Featured Image Credit: Roland Edler, Duisburg Zoo
Have you ever head of the True’s beaked whale? Bet you haven’t….that is how rare this whale really is.
The True’s beaked whale (Mesoplodon mirus) is a poorly known member of the family Ziphiidae, second largest family of cetaceans (which includes whales, dolphins, and porpoises). Very little is known about this cetacean, its distribution, abundance, and calving rate. However, an international team of researchers has now obtained the first images of a calf along with the first underwater video of this rare whale, and also described a new coloration for the species.
Residing mostly in the North Atlantic and in the Southern Hemisphere, there is a surprisingly large gap in the True’s beaked whale distribution between these regions. Due to the lack of data on this mammal, this gap might actually be nonexistent, or it could be very real.
A research team led by Dr. Natacha Aguilar de Soto of the University of St. Andrews and the University of La Laguna think that the Azores, and to a lesser extent the Canary Islands, may actually be a hot-spot for the study of True’s beaked whales.
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Dr. Aguilar de Soto and her colleagues gathered stranding data and sightings performed by other scientists, whale watch companies and educational teams in Azores and Canary Islands.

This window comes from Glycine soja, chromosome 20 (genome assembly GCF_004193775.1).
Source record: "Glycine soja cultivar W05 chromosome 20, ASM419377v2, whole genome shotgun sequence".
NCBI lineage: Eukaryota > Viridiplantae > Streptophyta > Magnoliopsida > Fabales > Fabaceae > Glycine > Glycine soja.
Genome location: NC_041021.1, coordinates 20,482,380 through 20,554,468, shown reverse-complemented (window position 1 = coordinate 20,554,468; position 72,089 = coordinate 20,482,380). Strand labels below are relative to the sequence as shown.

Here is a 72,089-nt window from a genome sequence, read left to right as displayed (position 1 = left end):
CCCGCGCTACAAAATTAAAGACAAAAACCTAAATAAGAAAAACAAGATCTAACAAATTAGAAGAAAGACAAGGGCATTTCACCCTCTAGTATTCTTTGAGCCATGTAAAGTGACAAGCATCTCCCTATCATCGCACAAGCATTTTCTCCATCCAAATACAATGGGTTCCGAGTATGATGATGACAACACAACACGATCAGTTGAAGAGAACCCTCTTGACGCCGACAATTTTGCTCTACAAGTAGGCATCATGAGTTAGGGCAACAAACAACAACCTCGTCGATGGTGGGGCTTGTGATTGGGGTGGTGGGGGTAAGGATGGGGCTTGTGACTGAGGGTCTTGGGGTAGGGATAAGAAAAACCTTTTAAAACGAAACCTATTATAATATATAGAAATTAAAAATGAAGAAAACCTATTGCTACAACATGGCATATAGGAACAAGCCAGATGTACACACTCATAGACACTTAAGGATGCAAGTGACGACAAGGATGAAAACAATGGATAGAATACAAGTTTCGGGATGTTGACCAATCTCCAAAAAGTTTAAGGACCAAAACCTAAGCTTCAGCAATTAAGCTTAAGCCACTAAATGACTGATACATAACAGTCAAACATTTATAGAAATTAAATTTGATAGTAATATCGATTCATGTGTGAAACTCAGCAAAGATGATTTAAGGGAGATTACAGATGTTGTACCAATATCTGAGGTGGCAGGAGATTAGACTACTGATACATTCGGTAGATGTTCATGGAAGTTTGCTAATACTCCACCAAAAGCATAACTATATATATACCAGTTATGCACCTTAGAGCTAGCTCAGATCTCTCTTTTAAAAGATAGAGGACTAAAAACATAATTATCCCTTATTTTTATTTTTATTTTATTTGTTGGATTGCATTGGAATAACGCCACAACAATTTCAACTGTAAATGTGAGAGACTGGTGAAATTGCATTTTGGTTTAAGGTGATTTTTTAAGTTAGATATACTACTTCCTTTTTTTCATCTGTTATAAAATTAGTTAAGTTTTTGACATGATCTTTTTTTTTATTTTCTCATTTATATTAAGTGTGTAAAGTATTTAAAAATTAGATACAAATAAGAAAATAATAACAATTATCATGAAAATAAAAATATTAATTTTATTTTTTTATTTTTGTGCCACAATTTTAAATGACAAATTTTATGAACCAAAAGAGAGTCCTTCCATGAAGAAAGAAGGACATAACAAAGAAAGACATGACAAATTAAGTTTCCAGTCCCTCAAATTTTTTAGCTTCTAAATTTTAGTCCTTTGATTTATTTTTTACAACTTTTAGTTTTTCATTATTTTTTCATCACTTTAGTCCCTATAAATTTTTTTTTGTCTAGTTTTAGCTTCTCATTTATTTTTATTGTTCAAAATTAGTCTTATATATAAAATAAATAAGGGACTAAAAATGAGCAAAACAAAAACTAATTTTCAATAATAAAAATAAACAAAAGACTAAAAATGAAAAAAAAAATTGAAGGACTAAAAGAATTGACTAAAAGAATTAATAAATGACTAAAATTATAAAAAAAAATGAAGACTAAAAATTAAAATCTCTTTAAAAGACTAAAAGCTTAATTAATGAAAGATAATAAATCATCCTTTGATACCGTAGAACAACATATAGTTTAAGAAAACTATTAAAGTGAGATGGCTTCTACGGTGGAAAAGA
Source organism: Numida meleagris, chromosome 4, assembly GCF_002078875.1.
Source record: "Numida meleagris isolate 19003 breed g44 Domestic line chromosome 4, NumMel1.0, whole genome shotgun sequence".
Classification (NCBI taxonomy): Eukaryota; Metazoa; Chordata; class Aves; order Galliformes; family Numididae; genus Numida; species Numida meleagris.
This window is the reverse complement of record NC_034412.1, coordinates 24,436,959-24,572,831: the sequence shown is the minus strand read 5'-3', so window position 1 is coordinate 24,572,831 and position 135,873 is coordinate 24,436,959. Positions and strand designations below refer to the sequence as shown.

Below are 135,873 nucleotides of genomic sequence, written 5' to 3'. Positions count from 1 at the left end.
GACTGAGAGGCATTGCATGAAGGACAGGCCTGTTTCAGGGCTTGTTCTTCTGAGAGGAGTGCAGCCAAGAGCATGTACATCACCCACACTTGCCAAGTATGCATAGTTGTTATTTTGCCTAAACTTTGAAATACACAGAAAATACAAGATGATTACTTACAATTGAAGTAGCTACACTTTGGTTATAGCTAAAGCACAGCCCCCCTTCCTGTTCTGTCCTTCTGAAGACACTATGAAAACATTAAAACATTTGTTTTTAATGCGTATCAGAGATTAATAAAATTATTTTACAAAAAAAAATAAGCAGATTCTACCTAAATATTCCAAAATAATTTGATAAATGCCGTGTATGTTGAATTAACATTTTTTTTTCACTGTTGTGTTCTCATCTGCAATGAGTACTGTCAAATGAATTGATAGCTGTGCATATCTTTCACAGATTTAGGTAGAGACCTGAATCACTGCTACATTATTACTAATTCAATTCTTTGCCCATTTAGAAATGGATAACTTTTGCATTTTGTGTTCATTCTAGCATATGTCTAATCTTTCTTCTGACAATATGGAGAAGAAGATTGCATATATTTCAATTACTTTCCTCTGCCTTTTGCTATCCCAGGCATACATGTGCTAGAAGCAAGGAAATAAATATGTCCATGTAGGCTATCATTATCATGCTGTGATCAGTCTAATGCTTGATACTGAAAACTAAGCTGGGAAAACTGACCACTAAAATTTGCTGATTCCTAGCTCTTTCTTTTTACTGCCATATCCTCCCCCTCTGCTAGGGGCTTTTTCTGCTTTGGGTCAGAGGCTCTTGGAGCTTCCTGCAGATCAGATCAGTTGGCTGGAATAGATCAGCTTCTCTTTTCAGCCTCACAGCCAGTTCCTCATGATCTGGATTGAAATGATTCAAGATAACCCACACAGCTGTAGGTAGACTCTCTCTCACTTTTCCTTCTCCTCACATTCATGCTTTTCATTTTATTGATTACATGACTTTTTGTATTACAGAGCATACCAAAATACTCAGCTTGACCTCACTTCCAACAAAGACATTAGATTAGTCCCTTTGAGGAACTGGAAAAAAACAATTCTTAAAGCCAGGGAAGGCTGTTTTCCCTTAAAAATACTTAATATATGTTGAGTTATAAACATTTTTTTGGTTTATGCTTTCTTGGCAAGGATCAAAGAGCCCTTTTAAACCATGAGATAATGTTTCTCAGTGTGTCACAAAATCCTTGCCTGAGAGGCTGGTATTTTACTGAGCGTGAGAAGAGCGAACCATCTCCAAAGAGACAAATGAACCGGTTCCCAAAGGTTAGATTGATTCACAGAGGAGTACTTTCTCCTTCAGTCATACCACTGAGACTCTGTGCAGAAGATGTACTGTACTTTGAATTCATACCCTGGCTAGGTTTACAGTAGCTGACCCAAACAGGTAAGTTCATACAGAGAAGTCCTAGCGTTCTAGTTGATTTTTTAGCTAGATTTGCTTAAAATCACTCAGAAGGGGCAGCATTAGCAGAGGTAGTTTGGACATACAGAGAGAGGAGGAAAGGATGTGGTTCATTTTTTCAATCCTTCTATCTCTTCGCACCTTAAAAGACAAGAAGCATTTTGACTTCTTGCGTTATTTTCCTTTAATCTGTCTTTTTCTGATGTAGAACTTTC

Data collected by Dr. Aguilar de Soto and her colleagues include the first underwater video of True’s beaked whales and photos of a very young calf, as well as a stranded whale, confirmed genetically as a True’s beaked whale but showing a coloration pattern never observed before in this species.
These data are highly valuable to learn more about recognizing True’s beaked whales at sea, something which is essential for studies of their distribution and abundance.
“The recording of several observations of this species in deep but relatively coastal waters off the Azores and the Canary Islands suggests that these archipelagos may be unique locations to study the behavior of the enigmatic True’s beaked whale,” Dr. Aguilar de Soto and co-authors said.